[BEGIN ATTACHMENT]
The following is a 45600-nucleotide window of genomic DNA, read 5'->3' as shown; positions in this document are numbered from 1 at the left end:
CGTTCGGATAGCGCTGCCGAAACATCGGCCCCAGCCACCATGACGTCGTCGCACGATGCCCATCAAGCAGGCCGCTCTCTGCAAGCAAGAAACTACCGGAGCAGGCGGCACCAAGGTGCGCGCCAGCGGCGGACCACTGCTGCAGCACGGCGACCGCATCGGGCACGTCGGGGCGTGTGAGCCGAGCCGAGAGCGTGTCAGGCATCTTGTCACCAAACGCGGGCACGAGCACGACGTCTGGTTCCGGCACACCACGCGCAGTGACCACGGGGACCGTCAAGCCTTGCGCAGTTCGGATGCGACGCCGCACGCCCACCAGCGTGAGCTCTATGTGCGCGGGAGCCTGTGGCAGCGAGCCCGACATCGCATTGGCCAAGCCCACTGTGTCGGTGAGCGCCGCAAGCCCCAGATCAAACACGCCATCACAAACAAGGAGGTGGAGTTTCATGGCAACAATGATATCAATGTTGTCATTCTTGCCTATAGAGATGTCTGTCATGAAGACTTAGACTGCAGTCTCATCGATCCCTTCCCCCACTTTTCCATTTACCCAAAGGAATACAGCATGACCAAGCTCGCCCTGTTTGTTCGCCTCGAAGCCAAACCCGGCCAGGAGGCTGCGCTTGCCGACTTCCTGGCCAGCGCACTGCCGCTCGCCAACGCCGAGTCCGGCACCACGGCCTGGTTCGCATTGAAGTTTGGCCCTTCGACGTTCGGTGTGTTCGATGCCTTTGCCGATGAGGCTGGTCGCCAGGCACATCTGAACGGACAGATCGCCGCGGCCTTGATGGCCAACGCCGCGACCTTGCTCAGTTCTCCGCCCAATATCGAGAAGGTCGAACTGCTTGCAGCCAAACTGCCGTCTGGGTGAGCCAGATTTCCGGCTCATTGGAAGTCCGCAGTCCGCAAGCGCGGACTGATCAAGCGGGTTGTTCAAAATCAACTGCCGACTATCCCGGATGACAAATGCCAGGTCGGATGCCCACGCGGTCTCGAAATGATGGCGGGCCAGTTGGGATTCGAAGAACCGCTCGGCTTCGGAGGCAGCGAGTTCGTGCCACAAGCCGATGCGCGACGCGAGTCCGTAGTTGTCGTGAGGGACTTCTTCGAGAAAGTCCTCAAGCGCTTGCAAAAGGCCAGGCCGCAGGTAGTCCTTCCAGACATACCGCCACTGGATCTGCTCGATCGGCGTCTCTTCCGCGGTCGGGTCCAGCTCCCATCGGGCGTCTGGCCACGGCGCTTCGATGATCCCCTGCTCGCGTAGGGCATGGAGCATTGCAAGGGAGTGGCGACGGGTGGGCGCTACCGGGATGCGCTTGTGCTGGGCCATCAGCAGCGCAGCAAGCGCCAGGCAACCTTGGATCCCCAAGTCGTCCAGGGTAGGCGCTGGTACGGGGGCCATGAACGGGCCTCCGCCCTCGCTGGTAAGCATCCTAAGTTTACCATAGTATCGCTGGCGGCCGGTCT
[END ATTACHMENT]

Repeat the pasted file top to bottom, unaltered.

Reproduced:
The following is a 45600-nucleotide window of genomic DNA, read 5'->3' as shown; positions in this document are numbered from 1 at the left end:
CGTTCGGATAGCGCTGCCGAAACATCGGCCCCAGCCACCATGACGTCGTCGCACGATGCCCATCAAGCAGGCCGCTCTCTGCAAGCAAGAAACTACCGGAGCAGGCGGCACCAAGGTGCGCGCCAGCGGCGGACCACTGCTGCAGCACGGCGACCGCATCGGGCACGTCGGGGCGTGTGAGCCGAGCCGAGAGCGTGTCAGGCATCTTGTCACCAAACGCGGGCACGAGCACGACGTCTGGTTCCGGCACACCACGCGCAGTGACCACGGGGACCGTCAAGCCTTGCGCAGTTCGGATGCGACGCCGCACGCCCACCAGCGTGAGCTCTATGTGCGCGGGAGCCTGTGGCAGCGAGCCCGACATCGCATTGGCCAAGCCCACTGTGTCGGTGAGCGCCGCAAGCCCCAGATCAAACACGCCATCACAAACAAGGAGGTGGAGTTTCATGGCAACAATGATATCAATGTTGTCATTCTTGCCTATAGAGATGTCTGTCATGAAGACTTAGACTGCAGTCTCATCGATCCCTTCCCCCACTTTTCCATTTACCCAAAGGAATACAGCATGACCAAGCTCGCCCTGTTTGTTCGCCTCGAAGCCAAACCCGGCCAGGAGGCTGCGCTTGCCGACTTCCTGGCCAGCGCACTGCCGCTCGCCAACGCCGAGTCCGGCACCACGGCCTGGTTCGCATTGAAGTTTGGCCCTTCGACGTTCGGTGTGTTCGATGCCTTTGCCGATGAGGCTGGTCGCCAGGCACATCTGAACGGACAGATCGCCGCGGCCTTGATGGCCAACGCCGCGACCTTGCTCAGTTCTCCGCCCAATATCGAGAAGGTCGAACTGCTTGCAGCCAAACTGCCGTCTGGGTGAGCCAGATTTCCGGCTCATTGGAAGTCCGCAGTCCGCAAGCGCGGACTGATCAAGCGGGTTGTTCAAAATCAACTGCCGACTATCCCGGATGACAAATGCCAGGTCGGATGCCCACGCGGTCTCGAAATGATGGCGGGCCAGTTGGGATTCGAAGAACCGCTCGGCTTCGGAGGCAGCGAGTTCGTGCCACAAGCCGATGCGCGACGCGAGTCCGTAGTTGTCGTGAGGGACTTCTTCGAGAAAGTCCTCAAGCGCTTGCAAAAGGCCAGGCCGCAGGTAGTCCTTCCAGACATACCGCCACTGGATCTGCTCGATCGGCGTCTCTTCCGCGGTCGGGTCCAGCTCCCATCGGGCGTCTGGCCACGGCGCTTCGATGATCCCCTGCTCGCGTAGGGCATGGAGCATTGCAAGGGAGTGGCGACGGGTGGGCGCTACCGGGATGCGCTTGTGCTGGGCCATCAGCAGCGCAGCAAGCGCCAGGCAACCTTGGATCCCCAAGTCGTCCAGGGTAGGCGCTGGTACGGGGGCCATGAACGGGCCTCCGCCCTCGCTGGTAAGCATCCTAAGTTTACCATAGTATCGCTGGCGGCCGGTCT